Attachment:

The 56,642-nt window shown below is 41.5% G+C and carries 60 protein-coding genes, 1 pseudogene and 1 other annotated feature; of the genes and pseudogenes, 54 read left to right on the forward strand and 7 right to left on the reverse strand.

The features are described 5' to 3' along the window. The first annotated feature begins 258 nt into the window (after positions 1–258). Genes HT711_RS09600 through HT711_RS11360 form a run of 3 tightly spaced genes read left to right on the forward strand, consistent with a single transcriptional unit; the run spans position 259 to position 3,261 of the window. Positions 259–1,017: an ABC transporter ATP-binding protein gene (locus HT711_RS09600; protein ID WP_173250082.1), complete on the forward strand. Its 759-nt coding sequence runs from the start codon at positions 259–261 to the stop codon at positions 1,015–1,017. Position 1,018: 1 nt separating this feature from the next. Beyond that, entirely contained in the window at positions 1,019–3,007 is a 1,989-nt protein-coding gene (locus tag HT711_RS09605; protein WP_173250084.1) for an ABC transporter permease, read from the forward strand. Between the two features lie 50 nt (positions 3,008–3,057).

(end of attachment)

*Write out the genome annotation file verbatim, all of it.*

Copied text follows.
The 56,642-nt window shown below is 41.5% G+C and carries 60 protein-coding genes, 1 pseudogene and 1 other annotated feature; of the genes and pseudogenes, 54 read left to right on the forward strand and 7 right to left on the reverse strand.

The features are described 5' to 3' along the window. The first annotated feature begins 258 nt into the window (after positions 1–258). Genes HT711_RS09600 through HT711_RS11360 form a run of 3 tightly spaced genes read left to right on the forward strand, consistent with a single transcriptional unit; the run spans position 259 to position 3,261 of the window. Positions 259–1,017: an ABC transporter ATP-binding protein gene (locus HT711_RS09600; protein ID WP_173250082.1), complete on the forward strand. Its 759-nt coding sequence runs from the start codon at positions 259–261 to the stop codon at positions 1,015–1,017. Position 1,018: 1 nt separating this feature from the next. Beyond that, entirely contained in the window at positions 1,019–3,007 is a 1,989-nt protein-coding gene (locus tag HT711_RS09605; protein WP_173250084.1) for an ABC transporter permease, read from the forward strand. Between the two features lie 50 nt (positions 3,008–3,057).